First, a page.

The new school year at Silk Hope School has kicked off with a burst of creativity and infectious energy as fifth- and seventh-grade students embarked on an unforgettable dance journey. Thanks to the spirited and diverse dance company, Gaspard&Dancers, young learners had the unique opportunity to engage in a dance residency that culminated in a breathtaking professional performance right on school grounds.
Gaspard&Dancers, led by former Pilobolus dancer Gaspard Louis, are all about modern dance. They’ve been strutting their stuff since 2009 and are based in Durham, North Carolina. Their mission? To create, perform, and teach dance that’s innovative, expressive, and inspiring–no matter your age or background.
Silk Hope Workshops :: Whew! My Heart is Beating!
During this exciting residency, kids got to team up with the artists for all sorts of warm-ups–and to learn new choreography. Laughter, smiles, and a good dose of effort were all around. One student couldn’t help but exclaim, “Whew! My heart is beating!” To which a dancer replied, “But it feels good, doesn’t it?”
The artists cleverly infused beloved games like Simon Says with dance elements, challenging students to follow choreography and strike specific poses, often with only certain body parts touching the floor.
The kids loved getting creative and making group depictions of all kinds, from pizza to cheerleading to Thanksgiving dinner.
And once they learned that this dance concept is called “tableaus,” they couldn’t stop using the term with fondness and ease.
Dancer Connor Freeman summed it up beautifully when explaining to students how impactful dance can be: “Music is ideas made audible, and dance is ideas made visible.”
These students soaked up choreography like sponges. Teachers couldn’t resist the allure of dance either, jumping in to help and to showcase their own moves.
The Performance :: Big Joy, Big Lifts, No Backflips
The grand finale was a performance by the entire Gaspard&Dancers company.
They treated the students to three professional dances from their current repertoire. G&D Artistic Director Gaspard Louis shared the stories and inspiration behind the dances, adding a touch of Haitian culture to the mix.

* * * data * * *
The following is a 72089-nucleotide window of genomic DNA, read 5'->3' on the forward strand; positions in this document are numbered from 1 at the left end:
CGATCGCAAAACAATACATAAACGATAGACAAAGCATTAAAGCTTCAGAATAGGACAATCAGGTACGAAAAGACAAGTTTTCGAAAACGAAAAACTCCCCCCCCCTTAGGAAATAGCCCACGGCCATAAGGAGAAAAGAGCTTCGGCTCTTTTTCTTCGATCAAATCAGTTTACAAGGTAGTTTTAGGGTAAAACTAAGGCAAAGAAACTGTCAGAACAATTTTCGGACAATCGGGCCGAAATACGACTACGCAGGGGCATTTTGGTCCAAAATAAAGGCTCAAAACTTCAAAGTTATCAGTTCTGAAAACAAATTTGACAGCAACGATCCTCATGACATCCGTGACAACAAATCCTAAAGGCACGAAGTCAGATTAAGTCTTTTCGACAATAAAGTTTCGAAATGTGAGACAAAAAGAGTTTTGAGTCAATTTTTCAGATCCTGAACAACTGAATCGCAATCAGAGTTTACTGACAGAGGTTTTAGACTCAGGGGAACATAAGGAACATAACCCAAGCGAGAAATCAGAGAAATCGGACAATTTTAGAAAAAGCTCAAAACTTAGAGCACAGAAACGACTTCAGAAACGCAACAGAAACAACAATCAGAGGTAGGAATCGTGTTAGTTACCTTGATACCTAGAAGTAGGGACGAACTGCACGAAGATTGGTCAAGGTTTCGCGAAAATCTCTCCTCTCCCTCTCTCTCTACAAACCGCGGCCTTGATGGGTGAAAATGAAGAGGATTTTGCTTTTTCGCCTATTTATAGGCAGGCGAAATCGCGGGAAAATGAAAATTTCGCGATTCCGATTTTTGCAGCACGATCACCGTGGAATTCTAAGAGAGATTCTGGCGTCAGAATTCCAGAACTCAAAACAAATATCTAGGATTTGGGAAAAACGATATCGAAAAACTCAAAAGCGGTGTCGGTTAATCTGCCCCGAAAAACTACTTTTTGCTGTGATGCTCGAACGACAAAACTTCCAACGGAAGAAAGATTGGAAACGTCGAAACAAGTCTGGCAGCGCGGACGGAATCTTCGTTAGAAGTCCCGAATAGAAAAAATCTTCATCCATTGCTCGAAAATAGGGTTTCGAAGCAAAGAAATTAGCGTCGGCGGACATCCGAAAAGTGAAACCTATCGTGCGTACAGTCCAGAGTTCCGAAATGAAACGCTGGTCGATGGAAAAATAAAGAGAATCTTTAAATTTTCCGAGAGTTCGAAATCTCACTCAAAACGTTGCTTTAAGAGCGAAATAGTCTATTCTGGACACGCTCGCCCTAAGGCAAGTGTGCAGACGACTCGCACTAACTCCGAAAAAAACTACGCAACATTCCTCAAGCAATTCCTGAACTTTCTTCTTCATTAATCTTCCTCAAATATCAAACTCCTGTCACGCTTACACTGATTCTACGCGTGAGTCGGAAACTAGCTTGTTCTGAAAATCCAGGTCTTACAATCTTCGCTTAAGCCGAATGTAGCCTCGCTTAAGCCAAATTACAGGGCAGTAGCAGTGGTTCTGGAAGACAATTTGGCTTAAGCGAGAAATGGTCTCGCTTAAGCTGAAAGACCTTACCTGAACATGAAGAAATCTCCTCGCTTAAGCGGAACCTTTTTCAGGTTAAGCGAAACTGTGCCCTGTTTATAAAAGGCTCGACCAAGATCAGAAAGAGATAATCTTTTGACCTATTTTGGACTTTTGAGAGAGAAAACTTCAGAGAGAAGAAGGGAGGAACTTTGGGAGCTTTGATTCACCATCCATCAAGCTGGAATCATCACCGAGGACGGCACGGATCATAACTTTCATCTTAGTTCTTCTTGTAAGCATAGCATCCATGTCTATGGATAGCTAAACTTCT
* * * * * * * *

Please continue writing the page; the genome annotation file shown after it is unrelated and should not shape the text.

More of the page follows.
At the end of the professional performance, Gaspard&Dancers invited fifth- and seventh-graders to join them on stage and perform the dance routine they’d learned during the workshops. Hands went up in a flash when the dancers asked for volunteers.
Silk Hope music teacher Zach Wills was pleasantly surprised: “Students I wouldn’t have imagined would get into dance were the first to raise their hands and perform!”
After the show, the dancers took questions from the students. Kids wanted to know how long the dancers had been practicing–and asked whether any of them could do a fancy backflip. (The answer: Yes, but not on this cement floor!)
Upon Reflection :: Learning “How to Be More Me“
Anyone watching dancer AJ Guevara, a seasoned pro with G&D, could see that the kids’ energy fed him during the performance. Afterward, he reflected on the happiness he felt when the students laughed or called out, recognizing when the professional dancers were doing bits of choreography they’d taught in the workshops.
Dancer Marsha Guirlande Pierre nodded in agreement, sharing that working with the Silk Hope kids felt like a gift she was receiving–rather than something she was giving.
And dancer Evan Lee Wilkins, who grew up in rural North Carolina, said he wished he had gotten to experience something like an arts residency when he was young. “It would have been a huge deal for me. Something like this can help a kid feel seen.”
In the span of just a few transformative days, Silk Hope School kids got to experience the joy of dance–and they cracked the door open a bit wider to their creative potential, expressing themselves in new ways. One fifth-grader summarized the experience: [I learned] “how to be more me.“
That’s a sense of belonging right there. That’s the arts changing lives.
This residency was sponsored by the Lily McCoy Voller Stargazer Fund and is part of the Chatham Arts Council’s Artists-in-Schools Initiative, in partnership with Chatham County Schools.
Arts for Resilient Kids programming is made possible by partnerships with Chatham County Schools, Chatham County, the North Carolina Arts Council, and many individual, foundation, and business donors. If you feel inspired to help continue this mission of education kids through the arts, click here to donate.